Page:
In true Whirlpool style, they’ve done it again. After retiring the hugely successful top load design that remained unchanged for over twenty years, their new top load washer looks like it might give Whirlpool a repeat performance. That’s not to say the washers are perfect, but the problems they do have are hardly serious enough to warrant a replacement. A few bugs need to be worked out, but overall they’re a great machine. These units have been around since 2007 or so and a few problems have come about. I’ll explain the common issues here, but they are limited to basic machine operation. Another article will explain other, not so common issues that aren’t user related.
Won’t spin or clothes are too wet after spin
This is a hot topic with this washer but as you’ll see, most of the time it’s not the fault of the machine. Perhaps the biggest misunderstanding with this machine is its capacity. Too often customers are told these machines can easily handle very large, heavy loads. Fortunately for the machine this is simply not true. These new machines with auto-load sensing sense the weight of the load electronically and adjust the wash water level accordingly. The sensing step also checks to be sure the load isn’t so heavy the machine can’t move it. If a king size blanket, sheets and pillow cases are forced into the machine, it’s likely the machine will refuse to attempt the wash. Rightfully so. When this size of load is wet, the weight becomes beyond what the machine is designed to comfortably handle for a successful wash. On the other hand, if even an average load is unbalanced and causing excessive vibration the control interprets this similarly as too much weight and responds accordingly. That is, it may not spin completely. This is easily corrected by adjusting the load evenly around the bottom of the basket.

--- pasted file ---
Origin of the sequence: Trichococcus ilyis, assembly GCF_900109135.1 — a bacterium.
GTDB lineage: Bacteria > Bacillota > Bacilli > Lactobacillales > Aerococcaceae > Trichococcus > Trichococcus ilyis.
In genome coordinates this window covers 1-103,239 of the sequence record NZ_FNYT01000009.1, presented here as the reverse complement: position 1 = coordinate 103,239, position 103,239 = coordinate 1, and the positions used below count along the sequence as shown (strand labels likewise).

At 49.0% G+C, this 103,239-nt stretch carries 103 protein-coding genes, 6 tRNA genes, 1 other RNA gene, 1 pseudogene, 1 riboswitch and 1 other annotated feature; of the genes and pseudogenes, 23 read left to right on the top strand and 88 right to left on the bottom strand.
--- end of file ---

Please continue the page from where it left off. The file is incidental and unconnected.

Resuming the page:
Assuming a normal load size and a problem with spin arises, quite often “operator error” comes into play. Before the machine is blamed for this problem, the user must take the time to understand the different features and characteristics of their new machine.
- Trying to force the machine. Rapidly pressing buttons or trying to rush the machine will only cause the machine control to lock up. To pause or change cycles, follow the manual’s instructions and your machine should operate normally.
- Locking lid. This is a new feature that takes some people by surprise. The purpose of the lock is to prevent access to the machine while it’s operating, especially during spin. Inadvertently trying to raise the lid when it’s locked can lead to a damaged lock, which will disable the machine altogether.
- High speed spin. This machine’s predecessors might have approached spin speeds of 450-600 rpm, but that was with a perfectly running machine with an average load. Spin speeds upwards of 800 rpm are common in these new units.
- Washer timer replaced by an electronic control. This is perhaps the most dramatic change in these new Whirlpool models. This new control is in charge of every function of the machine, and is programmed to faithfully execute its cycles in the correct amount of time based on the weight and type of load. This is an area that confuses many people. Once the start button is pressed, there is no need to interfere with the wash unless you forgot to add something to the wash. Other than this occasional pause, it’s best to let the machine complete all its work before opening the lid.
In almost every case where the control won’t respond to your input, the problem is due to a mistake made with its operation. Of course, there are other reasons not mentioned here but for the most part, if you follow the operating instructions completely, trouble with this machine will be minimal.